Sens. Carl Levin (D-Mich.) and John McCain (R-Ariz.) sent a letter to the Defense Secretary Panetta and Secretary of State Clinton asking them to consider further actions against contractor Pratt & Whitney Canada. P&WC pleaded guilty in June to illegally exporting military software to China.
A review of audit practices at the military's IT agency finds significant deficiencies in meeting governmentwide "yellow book" auditing standards. DISA agreed with the inspector general's findings and laid out four steps toward improvement.
Long-time federal prosecutor Robert Storch is the first whistleblower ombudsman at the Justice Department. In this newly-created position, Storch is charged with making sure whistleblower complaints coming into the Office of the Inspector General are reviewed in a timely and proper manner.
A Gallup poll finds that 54 percent of Americans think the Transportation Security Administration is doing a good or excellent job.
The Agriculture Department says it is going to impose tougher penalties on stores that violate food stamp rules and give states new tools to root out applicants who are ineligible for the benefit program that now covers about 1 out of every 7 Americans.
The Justice Department's inspector general has appointed an experienced federal prosecutor to ensure that whistleblower complaints are addressed quickly and thoroughly and that investigations of retaliation claims are closely monitored.
Too often Congress is left "in the dark" when it comes to inspector general investigations of agency misconduct, Rep. Darrell Issa (R-Calif.), chair of the House Oversight and Government Reform Committee wrote in a letter to 73 inspectors general. Issa said he wanted to "establish an understanding between Congress and the IG community" for more rapid reporting of agency misdeeds uncovered by their offices. In his letter, Issa asked the inspectors for more information about their reporting practices to Congress and whether any serious problems were ever not shared with lawmakers.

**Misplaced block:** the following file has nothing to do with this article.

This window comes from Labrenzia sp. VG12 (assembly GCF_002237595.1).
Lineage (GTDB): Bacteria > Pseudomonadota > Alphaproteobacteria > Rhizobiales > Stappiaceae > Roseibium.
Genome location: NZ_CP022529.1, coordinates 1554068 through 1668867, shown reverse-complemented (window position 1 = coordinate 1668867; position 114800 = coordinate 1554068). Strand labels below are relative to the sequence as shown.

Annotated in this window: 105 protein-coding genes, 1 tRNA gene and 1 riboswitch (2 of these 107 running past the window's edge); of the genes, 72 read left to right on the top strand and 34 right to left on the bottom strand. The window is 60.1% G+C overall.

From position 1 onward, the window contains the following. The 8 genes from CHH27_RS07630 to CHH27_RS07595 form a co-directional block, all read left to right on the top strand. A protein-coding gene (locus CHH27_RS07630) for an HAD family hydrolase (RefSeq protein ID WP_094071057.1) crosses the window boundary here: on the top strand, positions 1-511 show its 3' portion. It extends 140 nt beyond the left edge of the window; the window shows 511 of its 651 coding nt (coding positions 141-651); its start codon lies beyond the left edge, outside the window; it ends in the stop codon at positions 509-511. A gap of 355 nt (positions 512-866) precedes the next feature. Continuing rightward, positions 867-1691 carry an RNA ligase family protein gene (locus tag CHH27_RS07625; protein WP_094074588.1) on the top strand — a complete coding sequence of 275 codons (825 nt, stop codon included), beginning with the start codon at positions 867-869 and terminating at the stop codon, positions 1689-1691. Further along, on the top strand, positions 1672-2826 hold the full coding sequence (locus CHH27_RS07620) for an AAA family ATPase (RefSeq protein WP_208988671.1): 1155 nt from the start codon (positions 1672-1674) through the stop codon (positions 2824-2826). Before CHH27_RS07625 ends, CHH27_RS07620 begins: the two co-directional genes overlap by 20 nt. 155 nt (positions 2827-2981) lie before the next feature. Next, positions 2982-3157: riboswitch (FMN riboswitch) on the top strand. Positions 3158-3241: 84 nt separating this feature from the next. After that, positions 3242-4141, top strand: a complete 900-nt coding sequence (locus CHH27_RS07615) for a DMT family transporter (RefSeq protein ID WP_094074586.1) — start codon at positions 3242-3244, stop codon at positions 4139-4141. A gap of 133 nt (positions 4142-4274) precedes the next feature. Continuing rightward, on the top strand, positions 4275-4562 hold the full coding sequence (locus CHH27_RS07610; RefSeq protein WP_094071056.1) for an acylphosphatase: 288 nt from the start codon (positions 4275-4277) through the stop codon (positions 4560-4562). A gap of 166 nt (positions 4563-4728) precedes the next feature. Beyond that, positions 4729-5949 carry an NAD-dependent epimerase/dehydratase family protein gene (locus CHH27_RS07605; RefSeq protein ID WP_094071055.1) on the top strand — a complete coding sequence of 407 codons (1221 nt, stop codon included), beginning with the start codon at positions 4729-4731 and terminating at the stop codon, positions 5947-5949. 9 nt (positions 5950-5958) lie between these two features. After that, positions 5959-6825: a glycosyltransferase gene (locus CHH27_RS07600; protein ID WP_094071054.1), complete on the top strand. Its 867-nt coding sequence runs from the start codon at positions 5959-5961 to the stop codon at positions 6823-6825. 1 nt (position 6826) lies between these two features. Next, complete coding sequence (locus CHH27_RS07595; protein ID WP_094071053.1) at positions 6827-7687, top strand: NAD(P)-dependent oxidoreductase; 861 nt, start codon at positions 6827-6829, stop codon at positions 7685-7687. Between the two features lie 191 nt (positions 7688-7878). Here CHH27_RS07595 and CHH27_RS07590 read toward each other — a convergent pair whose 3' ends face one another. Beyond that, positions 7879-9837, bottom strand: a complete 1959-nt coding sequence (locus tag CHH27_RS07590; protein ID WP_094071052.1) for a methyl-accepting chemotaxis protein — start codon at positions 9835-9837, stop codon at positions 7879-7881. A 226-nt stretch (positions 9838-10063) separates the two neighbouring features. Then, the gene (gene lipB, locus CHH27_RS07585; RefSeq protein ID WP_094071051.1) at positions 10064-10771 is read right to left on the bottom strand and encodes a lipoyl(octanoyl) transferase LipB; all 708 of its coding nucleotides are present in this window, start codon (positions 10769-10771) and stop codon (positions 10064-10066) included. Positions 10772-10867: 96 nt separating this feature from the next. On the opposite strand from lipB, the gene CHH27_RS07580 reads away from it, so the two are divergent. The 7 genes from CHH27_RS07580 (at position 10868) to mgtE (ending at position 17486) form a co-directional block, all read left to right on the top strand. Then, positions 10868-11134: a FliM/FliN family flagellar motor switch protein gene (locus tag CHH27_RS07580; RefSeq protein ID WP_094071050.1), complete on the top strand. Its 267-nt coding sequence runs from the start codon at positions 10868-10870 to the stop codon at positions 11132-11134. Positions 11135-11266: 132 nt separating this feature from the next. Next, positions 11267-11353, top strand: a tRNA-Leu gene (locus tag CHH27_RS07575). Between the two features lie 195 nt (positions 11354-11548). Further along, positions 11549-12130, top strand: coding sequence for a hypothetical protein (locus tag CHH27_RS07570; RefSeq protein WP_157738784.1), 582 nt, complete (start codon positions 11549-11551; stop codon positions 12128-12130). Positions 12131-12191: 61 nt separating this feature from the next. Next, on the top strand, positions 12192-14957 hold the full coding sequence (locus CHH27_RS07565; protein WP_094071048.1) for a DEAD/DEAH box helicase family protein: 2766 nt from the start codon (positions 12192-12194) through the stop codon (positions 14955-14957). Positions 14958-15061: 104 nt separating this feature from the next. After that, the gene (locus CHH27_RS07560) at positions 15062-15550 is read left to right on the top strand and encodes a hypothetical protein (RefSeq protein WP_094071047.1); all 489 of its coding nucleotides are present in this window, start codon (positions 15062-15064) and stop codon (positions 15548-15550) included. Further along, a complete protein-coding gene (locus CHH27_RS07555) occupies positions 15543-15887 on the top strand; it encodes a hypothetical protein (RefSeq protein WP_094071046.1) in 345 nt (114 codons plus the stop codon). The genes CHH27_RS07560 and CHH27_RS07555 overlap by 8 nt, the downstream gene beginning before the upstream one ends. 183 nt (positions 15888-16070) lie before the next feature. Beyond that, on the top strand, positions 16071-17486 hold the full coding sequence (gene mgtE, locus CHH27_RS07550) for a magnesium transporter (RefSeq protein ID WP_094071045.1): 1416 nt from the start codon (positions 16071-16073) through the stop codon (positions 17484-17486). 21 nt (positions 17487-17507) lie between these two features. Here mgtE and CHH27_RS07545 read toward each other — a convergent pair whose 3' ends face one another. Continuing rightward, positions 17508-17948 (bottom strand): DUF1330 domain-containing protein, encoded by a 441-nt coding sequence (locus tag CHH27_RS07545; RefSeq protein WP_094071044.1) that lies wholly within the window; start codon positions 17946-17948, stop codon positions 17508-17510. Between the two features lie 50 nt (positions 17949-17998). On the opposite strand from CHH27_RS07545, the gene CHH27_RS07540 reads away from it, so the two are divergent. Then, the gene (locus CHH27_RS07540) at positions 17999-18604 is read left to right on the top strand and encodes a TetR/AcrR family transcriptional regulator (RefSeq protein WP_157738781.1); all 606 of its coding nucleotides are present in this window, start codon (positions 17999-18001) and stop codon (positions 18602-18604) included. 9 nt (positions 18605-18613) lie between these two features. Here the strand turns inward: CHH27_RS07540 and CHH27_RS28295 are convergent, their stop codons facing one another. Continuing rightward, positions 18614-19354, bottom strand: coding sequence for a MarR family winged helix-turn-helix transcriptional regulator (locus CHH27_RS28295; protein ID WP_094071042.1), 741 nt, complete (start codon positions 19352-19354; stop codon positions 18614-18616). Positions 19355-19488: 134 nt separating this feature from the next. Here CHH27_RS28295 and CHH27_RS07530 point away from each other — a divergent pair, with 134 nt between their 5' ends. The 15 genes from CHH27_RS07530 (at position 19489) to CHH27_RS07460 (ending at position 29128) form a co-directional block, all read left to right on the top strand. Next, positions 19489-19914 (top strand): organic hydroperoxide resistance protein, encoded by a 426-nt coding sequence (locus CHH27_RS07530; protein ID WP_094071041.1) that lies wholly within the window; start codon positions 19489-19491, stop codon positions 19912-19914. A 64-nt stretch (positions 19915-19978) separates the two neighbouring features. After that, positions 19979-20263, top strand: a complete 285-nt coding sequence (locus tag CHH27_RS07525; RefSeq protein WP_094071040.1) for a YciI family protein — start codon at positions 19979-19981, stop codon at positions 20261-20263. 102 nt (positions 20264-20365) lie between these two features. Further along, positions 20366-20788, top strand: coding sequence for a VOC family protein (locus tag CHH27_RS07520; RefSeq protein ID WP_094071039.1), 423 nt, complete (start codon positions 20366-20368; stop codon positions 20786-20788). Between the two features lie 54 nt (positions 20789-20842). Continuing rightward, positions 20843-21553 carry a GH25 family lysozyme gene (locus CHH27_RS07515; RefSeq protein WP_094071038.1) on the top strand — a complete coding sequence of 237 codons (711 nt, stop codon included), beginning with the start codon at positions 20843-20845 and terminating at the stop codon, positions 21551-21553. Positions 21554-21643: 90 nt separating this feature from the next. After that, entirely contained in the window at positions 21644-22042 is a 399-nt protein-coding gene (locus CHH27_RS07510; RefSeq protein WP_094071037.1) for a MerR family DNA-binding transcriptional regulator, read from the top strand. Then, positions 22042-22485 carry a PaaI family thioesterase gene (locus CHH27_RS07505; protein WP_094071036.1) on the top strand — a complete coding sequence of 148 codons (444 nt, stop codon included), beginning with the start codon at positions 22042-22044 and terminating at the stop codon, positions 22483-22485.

A memo by a government watchdog group finds the General Services Administration's ethics program received high marks in a November 2010 study from the Office of Government Ethics. The report was issued shortly after GSA threw the lavish Las Vegas conference that has led to the firings of top officials and the resignation of Administrator Martha Johnson and a slew of congressional hearings.
The rule, aimed at preventing fraud in the VA service-disabled veteran-owned small business program, requires that veterans control 100 percent of company decisions, even if they maintain just partial ownership. VA is taking suggestions for changing its rules.
Auditors found no security weaknesses that present an immediate threat to the jobs portal or user information housed in its database. The test represented the site's first independent security evaluation since OPM took control over USAJobs.gov from Monster Government Solutions in Oct. 2011. Under MGS management, hackers broke into the portal twice in 17 months.
The Internal Revenue Service may have delivered more than $5 billion in refund checks to identity thieves who filed fraudulent tax returns for 2011, Treasury Department investigators said Thursday. They estimate another $21 billion could make its way to ID thieves' pockets over the next five years.